During the last four-plus decades, the population of the Greater Yellowstone Area, or GYA, has more than doubled from around 200,000 residents in 1970 to over 475,000 last count.
Last week, University of Montana-Bozeman professor Andrew Hansen gave a presentation focusing on ways GYA residents can live in such a wild corner of the world without harming the environment that drew many of them there in the first place.
About 70 people turned out at the Buffalo Bill Center of the West for Hansen’s public lecture, which kicked off the museum’s 2017 lunchtime lectures.
Space to roam
If Hansen’s talk could be said to have one theme, it’s that preserving Yellowstone and its surrounding ecosystems will require partnerships and concerted community action and not just piecemeal local campaigns.
“It’s only through collaboration that we’re going to be able to sustain some of these places,” Hansen said.
Compared to many other national parks, Yellowstone is indeed a vast tract of largely unpeopled territory.
“As huge as Yellowstone Park is, (however) it’s just not big enough to accommodate all the connections for wildlife,” Hansen said.
He explained that animals such as wolverines, moose and elk require huge, interconnected swaths of territory to roam. Roads, rural homes and grazing fields can interrupt the corridors animals need and are increasingly bringing people into dangerous contact with the wild.
Living in the woods
In the GYA as a whole, 33 percent of the ecosystem has now been developed, Hansen said, showing a map with red marks representing roads, houses and private property lacing the area.
“We now have subdivisions and rural homes right up to the edge of the forest,” he continued, displaying another map that showed the location of residential developments ringing Yellowstone country.
“For all the ecological good we know they do, we now have to suppress these big forest fires to protect those homes.”
Another challenge facing the Park and environs is global climate change. Hansen said scientists predict the world will be 8 to 12 degrees warmer, on average, by the end of this century, a shift he said would imperil the entire GYA ecosystem.
For example, models predict by 2100 under such a scenario, whitebark pines would only be able to occupy 3 percent of their current range within the region.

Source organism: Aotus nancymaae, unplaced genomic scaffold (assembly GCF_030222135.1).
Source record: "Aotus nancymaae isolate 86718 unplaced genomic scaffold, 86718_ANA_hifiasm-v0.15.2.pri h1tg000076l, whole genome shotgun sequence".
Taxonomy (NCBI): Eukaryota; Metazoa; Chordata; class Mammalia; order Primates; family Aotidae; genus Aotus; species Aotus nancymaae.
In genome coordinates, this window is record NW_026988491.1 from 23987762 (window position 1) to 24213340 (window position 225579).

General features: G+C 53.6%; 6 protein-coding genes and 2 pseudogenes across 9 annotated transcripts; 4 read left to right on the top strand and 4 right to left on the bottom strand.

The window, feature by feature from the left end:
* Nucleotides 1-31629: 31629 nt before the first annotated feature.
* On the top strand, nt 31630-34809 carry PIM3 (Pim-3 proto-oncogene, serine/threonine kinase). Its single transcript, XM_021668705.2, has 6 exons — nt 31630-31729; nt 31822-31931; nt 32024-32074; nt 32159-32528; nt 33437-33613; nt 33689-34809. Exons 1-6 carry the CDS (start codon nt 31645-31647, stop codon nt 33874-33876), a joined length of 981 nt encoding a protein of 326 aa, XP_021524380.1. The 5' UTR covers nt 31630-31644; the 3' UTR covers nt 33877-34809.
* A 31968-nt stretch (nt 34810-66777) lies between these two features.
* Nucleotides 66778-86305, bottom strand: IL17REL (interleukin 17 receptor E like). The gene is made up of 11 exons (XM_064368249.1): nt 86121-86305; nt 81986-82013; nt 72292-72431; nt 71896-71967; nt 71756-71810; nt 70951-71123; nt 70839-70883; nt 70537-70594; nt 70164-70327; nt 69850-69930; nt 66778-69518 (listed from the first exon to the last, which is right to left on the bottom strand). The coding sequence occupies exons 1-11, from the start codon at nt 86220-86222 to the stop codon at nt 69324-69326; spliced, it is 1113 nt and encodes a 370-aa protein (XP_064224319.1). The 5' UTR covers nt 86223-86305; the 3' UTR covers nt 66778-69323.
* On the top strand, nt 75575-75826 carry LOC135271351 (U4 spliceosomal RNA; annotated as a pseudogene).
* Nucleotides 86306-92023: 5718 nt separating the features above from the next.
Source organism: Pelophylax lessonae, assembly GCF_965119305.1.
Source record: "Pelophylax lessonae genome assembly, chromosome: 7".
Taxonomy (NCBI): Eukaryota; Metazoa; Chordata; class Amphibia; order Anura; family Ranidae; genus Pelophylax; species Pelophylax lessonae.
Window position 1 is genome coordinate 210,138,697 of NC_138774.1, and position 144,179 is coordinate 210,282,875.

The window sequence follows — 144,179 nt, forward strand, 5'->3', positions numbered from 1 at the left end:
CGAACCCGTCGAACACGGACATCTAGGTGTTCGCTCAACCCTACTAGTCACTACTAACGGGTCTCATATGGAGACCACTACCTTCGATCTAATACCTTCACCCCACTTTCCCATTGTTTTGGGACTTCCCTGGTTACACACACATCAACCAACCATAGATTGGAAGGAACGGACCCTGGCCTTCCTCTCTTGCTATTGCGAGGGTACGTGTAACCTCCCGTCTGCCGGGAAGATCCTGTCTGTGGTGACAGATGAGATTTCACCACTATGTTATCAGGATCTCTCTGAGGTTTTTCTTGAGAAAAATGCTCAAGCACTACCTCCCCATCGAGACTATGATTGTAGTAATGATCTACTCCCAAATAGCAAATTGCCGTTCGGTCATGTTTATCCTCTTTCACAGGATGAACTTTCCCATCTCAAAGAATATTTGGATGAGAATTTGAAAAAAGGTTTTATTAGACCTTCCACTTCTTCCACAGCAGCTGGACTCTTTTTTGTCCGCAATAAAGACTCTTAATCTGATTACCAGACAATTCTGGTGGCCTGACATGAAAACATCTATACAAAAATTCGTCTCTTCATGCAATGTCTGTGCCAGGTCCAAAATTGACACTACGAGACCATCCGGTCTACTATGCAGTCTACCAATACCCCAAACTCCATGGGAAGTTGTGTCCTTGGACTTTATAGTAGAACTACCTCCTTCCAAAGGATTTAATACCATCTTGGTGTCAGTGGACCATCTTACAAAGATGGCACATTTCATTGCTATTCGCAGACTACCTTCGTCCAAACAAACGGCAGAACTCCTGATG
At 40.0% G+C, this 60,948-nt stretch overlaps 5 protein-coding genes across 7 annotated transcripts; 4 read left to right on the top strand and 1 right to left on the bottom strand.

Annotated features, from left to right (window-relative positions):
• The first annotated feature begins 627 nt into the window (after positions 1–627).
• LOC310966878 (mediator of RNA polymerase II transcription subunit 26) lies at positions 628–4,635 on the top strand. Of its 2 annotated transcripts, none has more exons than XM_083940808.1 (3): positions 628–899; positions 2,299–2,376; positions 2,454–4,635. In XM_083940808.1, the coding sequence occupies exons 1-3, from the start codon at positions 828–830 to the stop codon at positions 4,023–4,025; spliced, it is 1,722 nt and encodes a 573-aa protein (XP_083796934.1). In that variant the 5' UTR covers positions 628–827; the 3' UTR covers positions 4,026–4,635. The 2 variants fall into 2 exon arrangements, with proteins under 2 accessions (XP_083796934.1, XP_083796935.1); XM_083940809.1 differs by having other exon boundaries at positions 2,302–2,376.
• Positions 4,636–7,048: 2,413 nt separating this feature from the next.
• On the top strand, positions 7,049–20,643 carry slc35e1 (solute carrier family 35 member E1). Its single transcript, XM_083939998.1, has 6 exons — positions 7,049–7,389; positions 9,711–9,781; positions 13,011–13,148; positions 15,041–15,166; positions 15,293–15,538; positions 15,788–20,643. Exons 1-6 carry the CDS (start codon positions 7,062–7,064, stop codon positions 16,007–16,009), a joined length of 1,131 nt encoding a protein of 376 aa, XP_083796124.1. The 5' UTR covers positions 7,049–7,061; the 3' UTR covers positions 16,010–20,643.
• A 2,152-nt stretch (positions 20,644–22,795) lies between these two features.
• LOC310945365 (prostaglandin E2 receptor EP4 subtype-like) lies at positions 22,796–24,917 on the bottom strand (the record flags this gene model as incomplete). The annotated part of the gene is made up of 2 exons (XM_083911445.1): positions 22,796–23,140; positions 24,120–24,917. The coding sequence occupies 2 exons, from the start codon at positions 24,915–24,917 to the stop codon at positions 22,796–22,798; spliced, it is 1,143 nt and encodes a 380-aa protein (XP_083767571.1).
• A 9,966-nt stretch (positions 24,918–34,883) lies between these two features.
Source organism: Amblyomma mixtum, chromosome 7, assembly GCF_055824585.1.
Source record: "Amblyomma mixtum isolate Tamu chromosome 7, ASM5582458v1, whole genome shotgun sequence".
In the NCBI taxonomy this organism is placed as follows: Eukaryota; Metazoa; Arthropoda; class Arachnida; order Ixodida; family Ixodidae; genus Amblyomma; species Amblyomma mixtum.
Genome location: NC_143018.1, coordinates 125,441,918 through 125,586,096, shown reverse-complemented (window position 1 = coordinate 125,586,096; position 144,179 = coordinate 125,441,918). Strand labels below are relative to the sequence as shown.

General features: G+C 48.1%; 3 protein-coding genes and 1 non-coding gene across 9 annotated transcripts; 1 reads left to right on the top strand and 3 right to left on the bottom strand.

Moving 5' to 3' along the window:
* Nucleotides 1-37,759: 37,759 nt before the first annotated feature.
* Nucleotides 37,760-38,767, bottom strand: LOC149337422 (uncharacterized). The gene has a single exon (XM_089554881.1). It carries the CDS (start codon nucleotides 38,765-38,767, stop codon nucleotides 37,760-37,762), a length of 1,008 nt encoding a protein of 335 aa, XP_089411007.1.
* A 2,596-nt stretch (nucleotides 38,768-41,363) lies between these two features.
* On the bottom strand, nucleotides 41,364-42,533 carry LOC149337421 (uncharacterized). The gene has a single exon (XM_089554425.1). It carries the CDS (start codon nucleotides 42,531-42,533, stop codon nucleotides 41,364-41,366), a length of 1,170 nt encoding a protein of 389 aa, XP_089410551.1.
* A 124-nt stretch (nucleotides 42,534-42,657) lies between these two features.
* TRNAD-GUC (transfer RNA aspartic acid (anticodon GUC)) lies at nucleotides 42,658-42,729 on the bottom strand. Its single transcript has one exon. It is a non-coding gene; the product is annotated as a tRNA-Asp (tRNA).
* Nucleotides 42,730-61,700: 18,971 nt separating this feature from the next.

Snowpack levels and the rivers
sustained by them are also expected to shrink dramatically, threatening coldwater fisheries and even entire riparian corridors.
“We all have an opportunity when we make decisions in our every day lives to try to think about the health of the ecosystem,” Hansen said.
Despite the frightening predictions, Hansen’s presentation was by and large optimistic.
“Native fish species are in real trouble,” Hansen said, but also called rebounding large mammal populations “an amazing conservation story.”
He pointed to a number of ways in which communities have come together here and in other parts of the country to protect sensitive environments. Particular success stories, he said, include the Chesapeake Bay Watershed Initiative on the Eastern seaboard, and the Continental Divide Collaborative Initiative closer to home.
Since 2012, the CDCI has raised millions of dollars for conservation easements and to support other efforts aimed at keeping a wildlife corridor open between the Crown of the Continent area and the GYA. The CDCI is not only about conservation, but about serving human needs as well, which Hansen cited as a strength.
“You have lots and lots of different stakeholders,” Hansen said after his talk.
Because such large areas need to be addressed, solutions require input from federal government entities such as the Bureau of Land Management, state agencies like Montana and Idaho’s Game and Fish Departments, and several counties, several towns, homeowner associations and individual ranchers and other land owners.
Getting macro-level players like large government agencies to the table while also including crucial decision-makers like individual land owners can be challenging, Hansen admitted. He sees a positive trend though.
“Increasingly, turfism is giving way to collaboration,” he said. “Whether it’s happening fast enough – that’s the question.”
From MSU to NWC
Taylor Russell, a biology student at the school who’s originally from Saratoga, said the lecture had taught him “how important the private land owners are.”
Another woman in the class said, “I liked (Hansen). He was easy to understand and follow.”
Chiming in, a third man in the class added, “Big overviews are nice sometimes.”
Thanks in part to harsh, high-altitude winter weather, Hansen said this part of the country was settled almost 200 years after most other places in the continental U.S. Because of the late-arrival of people to places like Jackson or Bozeman, Mont., this region has retained wilderness characteristics that captivate people around the world.
The influx of residents drawn to those locales today is part of a “transitioning culture” in the West that’s still being worked out, Hansen said after his talk. Increasingly, the region is economically dependent on visitors drawn to the allure of wild places, but it also has strong ranching traditions, and those landowners can have a different relationship to nature than urban vacationers.
Realizing both groups can share an abiding, if somewhat different, love of nature is critical to forging partnerships that can “scale (conservation) efforts up to the greater ecosystem level,” Hansen said.
“We have, I would say, a real opportunity as well as an obligation to try to sustain this system,” he said.
(Max Miller can be reached at email@example.com.)